3 in 5 adults who thought about self-harm or suicide received no mental health support in lockdown
13 July 2020
During the first month of lockdown nearly a fifth of people reported having thoughts of self-harm or suicide, but only 42% of those thinking about self-harming or suicide and 57% of people who self-harmed had accessed mental health services.
This is according to a new analysis of the UCL Covid-19 Social Study published in the British Journal of Psychiatry.
The researchers found that from 21 March to 20 April, 8,000 out of 44,000 people reported thoughts of self-harm or suicide, and 5% of those (2,174 people) deliberately harmed themselves at least once since the start of the UK’s lockdown.
Overall, 9% (4,121) experienced psychological or physical abuse. Around half of those respondents had thoughts of suicide or self-harm, while a quarter had engaged in self-harm behaviours during the past week.
Lead author, Dr Daisy Fancourt (UCL Epidemiology & Health Care) said: “It is crucial that we understand how people are being affected by the COVID-19 pandemic, and in particular who is most at risk for adverse experiences. The COVID-19 Social Study is highlighting that substantial numbers of people have been experiencing serious mental health difficulties during lockdown without access to vital support.”
The Royal College of Psychiatrists has warned of an increase in mental health referrals as a result of the lockdown. Psychiatrists were concerned about patients staying away from mental health services up until reaching a crisis point during the lockdown.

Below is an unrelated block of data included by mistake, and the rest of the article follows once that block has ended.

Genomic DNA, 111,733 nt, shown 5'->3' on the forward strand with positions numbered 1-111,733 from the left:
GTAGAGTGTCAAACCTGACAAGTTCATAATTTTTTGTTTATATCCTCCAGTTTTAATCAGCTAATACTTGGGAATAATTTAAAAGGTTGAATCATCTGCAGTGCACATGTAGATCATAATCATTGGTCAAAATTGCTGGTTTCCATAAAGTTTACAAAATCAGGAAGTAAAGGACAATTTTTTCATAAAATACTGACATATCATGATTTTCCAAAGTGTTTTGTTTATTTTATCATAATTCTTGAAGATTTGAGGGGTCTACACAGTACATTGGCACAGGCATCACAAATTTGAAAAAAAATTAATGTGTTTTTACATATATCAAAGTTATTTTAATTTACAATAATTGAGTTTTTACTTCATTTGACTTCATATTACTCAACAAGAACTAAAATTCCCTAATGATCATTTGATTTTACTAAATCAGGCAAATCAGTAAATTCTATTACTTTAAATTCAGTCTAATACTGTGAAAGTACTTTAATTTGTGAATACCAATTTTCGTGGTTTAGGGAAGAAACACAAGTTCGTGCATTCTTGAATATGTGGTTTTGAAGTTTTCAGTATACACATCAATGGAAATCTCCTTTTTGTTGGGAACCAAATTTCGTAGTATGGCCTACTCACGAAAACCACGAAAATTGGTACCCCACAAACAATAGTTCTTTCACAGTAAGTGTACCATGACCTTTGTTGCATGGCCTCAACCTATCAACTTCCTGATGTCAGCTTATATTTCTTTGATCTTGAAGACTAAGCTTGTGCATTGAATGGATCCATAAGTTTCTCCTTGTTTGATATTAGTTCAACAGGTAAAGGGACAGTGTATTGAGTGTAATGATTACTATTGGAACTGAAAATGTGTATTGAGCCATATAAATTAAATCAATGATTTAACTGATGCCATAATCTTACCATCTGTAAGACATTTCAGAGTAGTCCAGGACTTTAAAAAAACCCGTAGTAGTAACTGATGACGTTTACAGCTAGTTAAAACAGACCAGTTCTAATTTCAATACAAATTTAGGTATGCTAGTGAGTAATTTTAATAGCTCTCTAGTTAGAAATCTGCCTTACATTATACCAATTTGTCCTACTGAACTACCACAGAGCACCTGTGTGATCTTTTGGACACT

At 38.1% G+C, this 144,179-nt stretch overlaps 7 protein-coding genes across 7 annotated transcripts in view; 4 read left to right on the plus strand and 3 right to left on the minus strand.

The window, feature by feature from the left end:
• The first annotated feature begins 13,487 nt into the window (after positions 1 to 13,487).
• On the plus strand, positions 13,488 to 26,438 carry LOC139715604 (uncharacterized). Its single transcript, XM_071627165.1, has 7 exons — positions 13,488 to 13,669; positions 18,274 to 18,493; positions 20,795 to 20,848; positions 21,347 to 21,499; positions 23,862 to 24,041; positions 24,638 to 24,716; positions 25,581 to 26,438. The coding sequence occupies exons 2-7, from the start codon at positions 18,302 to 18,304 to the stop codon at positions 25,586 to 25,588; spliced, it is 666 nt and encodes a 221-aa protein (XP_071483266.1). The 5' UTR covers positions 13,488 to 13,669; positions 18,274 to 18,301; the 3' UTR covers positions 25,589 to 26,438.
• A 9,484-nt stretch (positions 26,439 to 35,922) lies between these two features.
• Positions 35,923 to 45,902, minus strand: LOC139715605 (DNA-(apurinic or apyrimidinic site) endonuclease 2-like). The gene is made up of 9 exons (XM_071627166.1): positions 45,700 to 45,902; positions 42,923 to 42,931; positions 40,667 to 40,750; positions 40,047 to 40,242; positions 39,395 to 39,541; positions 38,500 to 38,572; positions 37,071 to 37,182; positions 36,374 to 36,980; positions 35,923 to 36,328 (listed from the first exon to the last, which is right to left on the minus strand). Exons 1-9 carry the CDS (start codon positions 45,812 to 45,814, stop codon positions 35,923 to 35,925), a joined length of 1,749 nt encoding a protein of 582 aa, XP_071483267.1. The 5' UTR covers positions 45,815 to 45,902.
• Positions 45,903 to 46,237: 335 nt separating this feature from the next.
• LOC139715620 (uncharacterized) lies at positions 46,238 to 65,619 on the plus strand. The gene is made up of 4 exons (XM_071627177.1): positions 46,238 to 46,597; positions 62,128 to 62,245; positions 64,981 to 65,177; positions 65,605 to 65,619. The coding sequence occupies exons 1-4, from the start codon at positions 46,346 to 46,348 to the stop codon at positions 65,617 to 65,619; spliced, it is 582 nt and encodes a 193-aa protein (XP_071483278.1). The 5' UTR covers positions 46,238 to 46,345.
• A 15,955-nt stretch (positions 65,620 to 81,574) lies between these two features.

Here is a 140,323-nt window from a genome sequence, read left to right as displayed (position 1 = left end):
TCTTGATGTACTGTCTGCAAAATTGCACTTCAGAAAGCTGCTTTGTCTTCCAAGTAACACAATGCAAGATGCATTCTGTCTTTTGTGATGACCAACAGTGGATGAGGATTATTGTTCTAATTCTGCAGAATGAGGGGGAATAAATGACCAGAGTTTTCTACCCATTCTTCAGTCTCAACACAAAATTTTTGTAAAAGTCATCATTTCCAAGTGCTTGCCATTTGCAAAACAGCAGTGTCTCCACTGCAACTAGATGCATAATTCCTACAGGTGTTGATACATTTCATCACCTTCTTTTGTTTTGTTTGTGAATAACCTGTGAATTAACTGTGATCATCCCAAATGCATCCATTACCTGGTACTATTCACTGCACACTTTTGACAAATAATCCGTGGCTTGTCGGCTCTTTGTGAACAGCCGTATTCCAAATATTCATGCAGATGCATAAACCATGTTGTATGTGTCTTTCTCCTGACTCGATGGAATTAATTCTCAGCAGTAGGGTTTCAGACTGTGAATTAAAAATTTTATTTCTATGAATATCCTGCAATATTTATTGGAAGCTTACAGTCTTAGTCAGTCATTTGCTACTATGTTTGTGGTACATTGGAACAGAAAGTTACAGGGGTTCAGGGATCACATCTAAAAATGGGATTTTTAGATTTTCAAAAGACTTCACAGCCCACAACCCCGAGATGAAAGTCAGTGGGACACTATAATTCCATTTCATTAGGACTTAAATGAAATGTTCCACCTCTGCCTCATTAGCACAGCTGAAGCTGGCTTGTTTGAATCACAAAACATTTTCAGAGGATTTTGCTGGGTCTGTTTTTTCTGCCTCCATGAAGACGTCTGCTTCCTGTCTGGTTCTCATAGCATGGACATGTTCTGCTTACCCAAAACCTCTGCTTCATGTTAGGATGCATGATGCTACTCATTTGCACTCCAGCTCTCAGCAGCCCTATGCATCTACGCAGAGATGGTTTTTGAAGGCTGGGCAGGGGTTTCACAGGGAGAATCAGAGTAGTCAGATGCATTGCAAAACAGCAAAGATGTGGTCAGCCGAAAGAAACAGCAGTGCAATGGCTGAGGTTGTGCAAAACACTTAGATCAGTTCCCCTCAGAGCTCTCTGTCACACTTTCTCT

Dr Adrian James, President of the Royal College of Psychiatrists, said: “The pandemic has had a serious negative impact on mental health. We are concerned by the number of people who were not able to get support during lockdown. This could lead to a deterioration in people’s mental health and an increase in demand for services.
“To meet this anticipated demand we need to see urgent action from the government to deliver significant and sustained investment. Without it, services will struggle to cope and we will continue to see many people with mental illness unable to access the help they need.”
The researchers analysed data from the UCL COVID-19 Social Study on the psychological and social experiences of adults in the UK during the COVID-19 pandemic. Participants in the study completed online questionnaires on a weekly basis. The 44,000 people who filled in the questionnaire might not be representative of the overall population, as although it was weighted to population proportions, participants were not recruited randomly. Recruitment involved partnership work with charities representing vulnerable people who may have therefore been more likely to report self-harm or abuse.
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